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French Rescue Tug Tows RoPax Irish Ferry After Channel Fire

ferry disabled in English Channel
French rescue tug pulled the RoPax ferry to port (Préfecture Maritime Manche et Mer du Nord)

Published Mar 6, 2023 4:25 PM by The Maritime Executive

French and British authorities scrambled on March 3 after receiving a report that a RoPax ferry in the middle of the English Channel was adrift after experiencing an engine room fire. The 30-year-old ferry Isle of Innisfree, registered in Cyprus and operated by Irish Ferries, had 94 passengers and 89 crew aboard for an early evening Channel crossing.

The Préfecture Maritime Manche et Mer du Nord and the Royal National Lifeboat Institution (RNLI) responded to the call which was received at 18:25 on March 3. The French rescue tug Abeille Normandie stationed in Boulogne-sur-Mer was dispatched on what became her first ferry rescue since arriving at the station in May 2022. RNLI from Dover, Dungeness, and Ramsgate each dispatched one of their lifeboats to the scene.

The British authorities reported that they arrived at the ferry by 1900 liaising with the captain and crew of the vessel. The 28,833 gross ton ferry had experienced a fire in its engine room which was discovered at around 17:30 according to Irish Ferries. The crew was able to contain and extinguish the fire with the onboard systems but there was smoke from the fire. The passengers were assembled at muster stations during the incident.

The French authorities are reporting that they were told the vessel was unable to restart its engines after the fire and began drifting in the busy English Channel. The captain lowered the anchors in an attempt to control the 535-foot long vessel. They were approximately 9 nautical miles off the Port of Dover when the RNLI reached the vessel.

 

(Préfecture Maritime Manche et Mer du Nord)

 

The Isle of Innisfree has been operating the 21-mile run between Dover and Calais since December 2021 when she was acquired by Irish Ferries. The vessel was built in 1992 at the Boelwerf shipyard in Belgium and has a capacity for a maximum of 1,140 passengers, 87 freight trailers, and a maximum of 600 cars depending on the amount of freight aboard.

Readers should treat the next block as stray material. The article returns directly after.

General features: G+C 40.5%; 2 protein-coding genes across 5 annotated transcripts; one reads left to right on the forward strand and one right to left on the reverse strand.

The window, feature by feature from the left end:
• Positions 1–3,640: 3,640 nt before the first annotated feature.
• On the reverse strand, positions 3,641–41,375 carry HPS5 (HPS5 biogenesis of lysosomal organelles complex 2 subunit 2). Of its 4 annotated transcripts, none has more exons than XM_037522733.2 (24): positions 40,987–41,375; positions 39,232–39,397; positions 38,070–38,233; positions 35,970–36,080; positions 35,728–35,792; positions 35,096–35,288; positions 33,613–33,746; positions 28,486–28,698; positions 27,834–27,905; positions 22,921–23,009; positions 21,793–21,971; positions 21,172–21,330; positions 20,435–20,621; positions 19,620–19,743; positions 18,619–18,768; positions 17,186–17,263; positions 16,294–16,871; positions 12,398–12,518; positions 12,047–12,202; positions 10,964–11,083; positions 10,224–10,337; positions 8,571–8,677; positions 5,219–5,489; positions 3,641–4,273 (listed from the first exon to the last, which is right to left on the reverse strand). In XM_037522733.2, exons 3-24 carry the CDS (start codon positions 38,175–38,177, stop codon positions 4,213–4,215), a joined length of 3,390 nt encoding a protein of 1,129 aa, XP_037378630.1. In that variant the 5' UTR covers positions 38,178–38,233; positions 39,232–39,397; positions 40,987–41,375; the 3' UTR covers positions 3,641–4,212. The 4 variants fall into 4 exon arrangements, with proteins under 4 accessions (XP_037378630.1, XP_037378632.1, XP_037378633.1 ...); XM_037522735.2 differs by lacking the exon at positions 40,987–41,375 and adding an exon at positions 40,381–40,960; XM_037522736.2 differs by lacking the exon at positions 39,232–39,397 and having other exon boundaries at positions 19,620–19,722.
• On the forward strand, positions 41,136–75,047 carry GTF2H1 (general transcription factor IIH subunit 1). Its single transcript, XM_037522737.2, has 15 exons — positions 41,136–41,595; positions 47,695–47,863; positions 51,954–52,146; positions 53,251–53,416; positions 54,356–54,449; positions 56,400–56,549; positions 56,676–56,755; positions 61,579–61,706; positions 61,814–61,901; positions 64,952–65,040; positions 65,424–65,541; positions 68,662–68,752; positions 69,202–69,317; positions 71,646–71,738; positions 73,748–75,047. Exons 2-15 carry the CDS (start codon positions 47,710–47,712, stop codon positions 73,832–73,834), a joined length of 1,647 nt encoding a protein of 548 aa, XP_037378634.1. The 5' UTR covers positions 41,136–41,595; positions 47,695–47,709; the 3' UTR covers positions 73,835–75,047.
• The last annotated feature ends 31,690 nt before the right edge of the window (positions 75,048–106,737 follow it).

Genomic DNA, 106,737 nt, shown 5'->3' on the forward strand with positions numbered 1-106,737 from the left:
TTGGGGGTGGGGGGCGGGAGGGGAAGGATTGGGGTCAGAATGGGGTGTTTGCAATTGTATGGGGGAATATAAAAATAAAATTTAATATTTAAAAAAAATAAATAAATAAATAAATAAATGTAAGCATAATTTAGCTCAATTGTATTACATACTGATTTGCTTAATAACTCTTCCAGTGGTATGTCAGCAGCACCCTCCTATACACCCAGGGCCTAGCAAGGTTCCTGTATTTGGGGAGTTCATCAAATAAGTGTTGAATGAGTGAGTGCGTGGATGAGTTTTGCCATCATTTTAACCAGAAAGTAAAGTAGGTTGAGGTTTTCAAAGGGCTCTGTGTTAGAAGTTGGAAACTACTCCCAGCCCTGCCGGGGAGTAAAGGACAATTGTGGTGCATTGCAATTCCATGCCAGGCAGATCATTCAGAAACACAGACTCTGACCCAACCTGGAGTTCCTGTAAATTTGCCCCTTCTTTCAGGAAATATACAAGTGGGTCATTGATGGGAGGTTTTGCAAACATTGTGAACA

“The quick thinking and professionalism of the captain and his crew ultimately averted what could have been a much larger crisis and we would like to commend the captain for his actions that night,” Coxswain Aaron O’Boyle of the Dover RNLI lifeboat station said in a statement.

The RNLI was working on an evacuation plan for the vessel but in consultation with the ship and the French, they determined the ship was in no immediate danger. As she was bound for Calais, the decision was made that the French tug would tow the ferry to port. The tow commenced before midnight and the ferry arrived in Calais on the morning of March 4. The RNLI decided to stand down at 21:45 and its three vessels returned to base.

Irish Ferries issued a statement apologizing for the incident and lauding the crew for its actions to extinguish the fire. Passengers booked on the ferry have been transferred to other vessels while an investigation is ongoing into the cause of the fire. Trips aboard the Isle of Innisfree are currently canceled through March 7.